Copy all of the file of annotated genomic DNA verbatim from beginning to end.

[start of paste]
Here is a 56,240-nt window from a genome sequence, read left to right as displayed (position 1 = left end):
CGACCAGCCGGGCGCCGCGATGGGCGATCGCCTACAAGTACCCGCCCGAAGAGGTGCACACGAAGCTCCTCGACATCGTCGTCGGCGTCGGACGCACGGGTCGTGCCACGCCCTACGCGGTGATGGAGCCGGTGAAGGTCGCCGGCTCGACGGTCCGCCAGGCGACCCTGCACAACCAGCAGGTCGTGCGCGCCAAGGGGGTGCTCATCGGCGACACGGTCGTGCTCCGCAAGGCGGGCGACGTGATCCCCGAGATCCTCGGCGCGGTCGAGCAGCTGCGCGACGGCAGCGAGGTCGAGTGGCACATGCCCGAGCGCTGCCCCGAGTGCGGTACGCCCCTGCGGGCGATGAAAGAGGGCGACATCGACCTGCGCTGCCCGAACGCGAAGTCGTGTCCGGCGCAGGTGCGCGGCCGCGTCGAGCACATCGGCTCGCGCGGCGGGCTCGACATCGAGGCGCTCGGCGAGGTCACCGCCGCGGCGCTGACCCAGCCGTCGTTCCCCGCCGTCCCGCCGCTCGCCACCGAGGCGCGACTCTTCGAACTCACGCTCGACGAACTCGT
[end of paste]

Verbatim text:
Here is a 56,240-nt window from a genome sequence, read left to right as displayed (position 1 = left end):
CGACCAGCCGGGCGCCGCGATGGGCGATCGCCTACAAGTACCCGCCCGAAGAGGTGCACACGAAGCTCCTCGACATCGTCGTCGGCGTCGGACGCACGGGTCGTGCCACGCCCTACGCGGTGATGGAGCCGGTGAAGGTCGCCGGCTCGACGGTCCGCCAGGCGACCCTGCACAACCAGCAGGTCGTGCGCGCCAAGGGGGTGCTCATCGGCGACACGGTCGTGCTCCGCAAGGCGGGCGACGTGATCCCCGAGATCCTCGGCGCGGTCGAGCAGCTGCGCGACGGCAGCGAGGTCGAGTGGCACATGCCCGAGCGCTGCCCCGAGTGCGGTACGCCCCTGCGGGCGATGAAAGAGGGCGACATCGACCTGCGCTGCCCGAACGCGAAGTCGTGTCCGGCGCAGGTGCGCGGCCGCGTCGAGCACATCGGCTCGCGCGGCGGGCTCGACATCGAGGCGCTCGGCGAGGTCACCGCCGCGGCGCTGACCCAGCCGTCGTTCCCCGCCGTCCCGCCGCTCGCCACCGAGGCGCGACTCTTCGAACTCACGCTCGACGAACTCGT